Columbia College sophomore Liza Roy sometimes feels guilty complaining to Reza Shahin, her new friend in Indonesia. Tired after another week of college, Roy will lean into the phone and gripe about the work she has to do. Her friend, always interested to hear about Roy’s life, will commiserate with her. But the truth is that Roy’s daily complaints do not amount to Shahin’s. Having fled from Afghanistan, Shahin is stuck in a Jakarta refugee camp with little to do.
The two friends, half a world apart, found one another through a Facebook group called Karavan. Created by Soraya Beheshti, a sophomore in the School of General Studies, and Charlotte Maxwell, a United Kingdom native whom Beheshti met while volunteering in a refugee camp, the page has attracted over 4,300 members in its four months of existence. It is named after caravansaries, venues that dotted the Silk Road and offered travelers respite and company. Karavan has connected hundreds of individuals, refugees, and local citizens alike, who are looking to exchange services like Arabic lessons, legal advice, or graphic design—or to just make a friend.
Having fled unrest in Syria, Afghanistan, Somalia and elsewhere, 21.3 million people in the world are refugees. While some countries have taken on enormous burdens in providing aid and shelter to displaced people, others have wavered in their support and even shut their gates. In the United States, Donald Trump swept into the presidency with messages of fear about immigrants and refugees, particularly targeting Muslims, and has quickly moved to place a ban on immigrants from seven Muslim-majority nations, including Syria.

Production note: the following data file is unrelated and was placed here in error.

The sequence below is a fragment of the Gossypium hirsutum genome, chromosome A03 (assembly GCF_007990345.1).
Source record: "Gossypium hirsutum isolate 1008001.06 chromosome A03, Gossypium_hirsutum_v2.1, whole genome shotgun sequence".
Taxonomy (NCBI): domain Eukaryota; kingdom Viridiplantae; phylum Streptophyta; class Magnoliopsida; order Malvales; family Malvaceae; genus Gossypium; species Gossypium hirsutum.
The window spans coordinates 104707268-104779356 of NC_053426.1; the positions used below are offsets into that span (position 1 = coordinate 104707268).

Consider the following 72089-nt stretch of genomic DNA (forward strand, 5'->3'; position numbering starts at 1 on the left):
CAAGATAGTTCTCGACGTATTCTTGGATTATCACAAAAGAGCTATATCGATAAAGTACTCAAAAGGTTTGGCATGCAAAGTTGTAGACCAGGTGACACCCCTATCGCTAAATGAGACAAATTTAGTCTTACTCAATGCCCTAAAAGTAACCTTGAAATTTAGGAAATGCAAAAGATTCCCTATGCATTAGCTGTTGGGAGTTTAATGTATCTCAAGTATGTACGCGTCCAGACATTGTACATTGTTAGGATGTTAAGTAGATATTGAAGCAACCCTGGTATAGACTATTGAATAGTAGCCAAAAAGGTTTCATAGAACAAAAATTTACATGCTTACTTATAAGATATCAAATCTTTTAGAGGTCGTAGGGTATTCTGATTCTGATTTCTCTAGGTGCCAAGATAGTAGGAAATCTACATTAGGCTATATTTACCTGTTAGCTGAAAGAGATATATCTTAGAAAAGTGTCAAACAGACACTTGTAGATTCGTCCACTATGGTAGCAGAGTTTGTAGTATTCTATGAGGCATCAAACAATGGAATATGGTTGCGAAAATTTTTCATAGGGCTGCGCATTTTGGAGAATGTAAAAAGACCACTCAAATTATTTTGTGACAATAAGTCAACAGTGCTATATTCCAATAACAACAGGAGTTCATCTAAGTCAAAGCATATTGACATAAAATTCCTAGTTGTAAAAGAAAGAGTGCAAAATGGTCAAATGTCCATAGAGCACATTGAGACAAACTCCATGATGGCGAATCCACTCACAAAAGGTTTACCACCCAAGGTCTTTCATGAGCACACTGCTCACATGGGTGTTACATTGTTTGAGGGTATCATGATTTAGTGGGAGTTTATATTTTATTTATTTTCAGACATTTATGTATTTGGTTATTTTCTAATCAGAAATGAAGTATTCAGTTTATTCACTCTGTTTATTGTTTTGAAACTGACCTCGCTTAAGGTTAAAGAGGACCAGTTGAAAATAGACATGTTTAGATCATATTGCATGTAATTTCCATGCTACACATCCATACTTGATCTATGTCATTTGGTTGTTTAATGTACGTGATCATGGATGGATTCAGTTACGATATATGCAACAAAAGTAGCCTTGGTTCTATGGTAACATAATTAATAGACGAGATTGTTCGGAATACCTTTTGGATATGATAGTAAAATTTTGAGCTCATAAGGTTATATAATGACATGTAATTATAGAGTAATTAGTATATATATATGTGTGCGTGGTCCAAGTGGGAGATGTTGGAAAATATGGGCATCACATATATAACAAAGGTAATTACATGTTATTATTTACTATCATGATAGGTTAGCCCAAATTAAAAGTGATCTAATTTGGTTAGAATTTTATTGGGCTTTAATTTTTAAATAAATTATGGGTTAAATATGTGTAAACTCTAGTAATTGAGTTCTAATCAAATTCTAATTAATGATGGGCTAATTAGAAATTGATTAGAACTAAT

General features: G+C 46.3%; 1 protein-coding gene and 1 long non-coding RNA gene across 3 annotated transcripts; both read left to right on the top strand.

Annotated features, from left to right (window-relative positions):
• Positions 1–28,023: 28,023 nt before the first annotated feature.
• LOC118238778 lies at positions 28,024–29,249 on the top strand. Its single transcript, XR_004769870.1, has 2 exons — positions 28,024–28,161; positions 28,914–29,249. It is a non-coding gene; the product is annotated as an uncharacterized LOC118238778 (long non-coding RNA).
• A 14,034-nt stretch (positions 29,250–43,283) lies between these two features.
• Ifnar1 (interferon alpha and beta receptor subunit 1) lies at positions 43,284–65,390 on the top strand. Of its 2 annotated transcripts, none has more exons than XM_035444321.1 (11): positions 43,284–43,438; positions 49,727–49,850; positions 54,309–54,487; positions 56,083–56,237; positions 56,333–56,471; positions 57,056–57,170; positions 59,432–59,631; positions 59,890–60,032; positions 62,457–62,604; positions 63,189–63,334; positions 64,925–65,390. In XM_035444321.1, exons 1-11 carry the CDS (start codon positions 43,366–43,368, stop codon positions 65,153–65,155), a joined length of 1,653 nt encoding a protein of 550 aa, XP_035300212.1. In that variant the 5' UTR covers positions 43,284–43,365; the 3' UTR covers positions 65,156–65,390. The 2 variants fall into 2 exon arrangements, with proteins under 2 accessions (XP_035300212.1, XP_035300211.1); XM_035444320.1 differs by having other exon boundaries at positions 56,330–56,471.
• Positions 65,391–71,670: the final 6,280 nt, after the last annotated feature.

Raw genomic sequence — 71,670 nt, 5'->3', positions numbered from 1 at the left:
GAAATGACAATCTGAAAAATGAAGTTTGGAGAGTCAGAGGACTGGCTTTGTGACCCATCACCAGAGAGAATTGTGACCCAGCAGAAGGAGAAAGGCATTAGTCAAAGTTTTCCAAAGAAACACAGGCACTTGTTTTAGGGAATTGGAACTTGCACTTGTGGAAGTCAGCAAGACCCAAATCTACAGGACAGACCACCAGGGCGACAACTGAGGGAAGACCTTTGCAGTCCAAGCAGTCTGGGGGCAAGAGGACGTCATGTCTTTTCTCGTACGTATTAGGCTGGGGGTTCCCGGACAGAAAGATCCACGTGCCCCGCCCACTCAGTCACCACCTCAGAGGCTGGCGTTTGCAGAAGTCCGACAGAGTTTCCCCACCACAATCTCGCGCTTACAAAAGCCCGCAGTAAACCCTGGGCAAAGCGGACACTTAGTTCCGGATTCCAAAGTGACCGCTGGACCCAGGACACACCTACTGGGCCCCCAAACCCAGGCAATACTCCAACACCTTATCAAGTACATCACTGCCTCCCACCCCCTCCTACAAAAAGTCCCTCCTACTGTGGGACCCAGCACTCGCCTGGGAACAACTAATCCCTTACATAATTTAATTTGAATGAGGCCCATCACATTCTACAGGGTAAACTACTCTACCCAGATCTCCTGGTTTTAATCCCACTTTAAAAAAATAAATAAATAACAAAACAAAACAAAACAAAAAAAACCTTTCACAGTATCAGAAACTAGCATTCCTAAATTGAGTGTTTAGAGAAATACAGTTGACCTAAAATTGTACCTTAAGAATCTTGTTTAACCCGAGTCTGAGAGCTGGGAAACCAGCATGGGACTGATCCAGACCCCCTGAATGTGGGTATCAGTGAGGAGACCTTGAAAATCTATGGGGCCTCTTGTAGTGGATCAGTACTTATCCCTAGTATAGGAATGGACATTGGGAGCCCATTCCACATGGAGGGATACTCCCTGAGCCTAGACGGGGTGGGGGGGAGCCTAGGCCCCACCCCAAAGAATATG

Deeply personal experiences undergird the motivation of Beheshti: Her father, a documentary filmmaker, was displaced from Iran during the Iran-Iraq War, and he undertook a tumultuous journey to escape. Travels on donkeyback, in the backs of cars, and hitchhiking brought him to Turkey, and then on to Italy.
Aspiring to make documentaries like her father, Beheshti set out for Europe this summer to make a film about the state of the refugee crisis. What she describes of her weeks in London, Paris, and the Calais Jungle—the prominent migrant camp that was demolished in October—is not only a story of profound human connection, but also one of frustration and shock.
It was in the sprawling Calais Jungle that Beheshti and Maxwell encountered the resilience that refugees had to muster. The camp seemed like a country of its own. Without official international aid agencies or opportunities in the formal job market, the migrants exercised self-determination by creating their own restaurants and social spaces within the camp. “You could see people trying to exert whatever scraps of agency had been left to them,” Beheshti recalls.
It is this agency which lies at the heart of the project’s mission. Many of Maxwell’s migrant friends who made it to the U.K.—a sought-after destination—would call her rejoicing. Not too long after, however, they would grow disillusioned. “‘You know what, I'm just gonna come back to the Jungle,’” they would text her. “‘It's boring here, and all I'm doing is waiting for my legal papers. I can't work.’”
In the absence of a sustainable salary, many find themselves relying on meager government benefits that, in the U.K., researchers call “enforced poverty.” For those who struggle, a feeling of powerlessness and despondency ensues.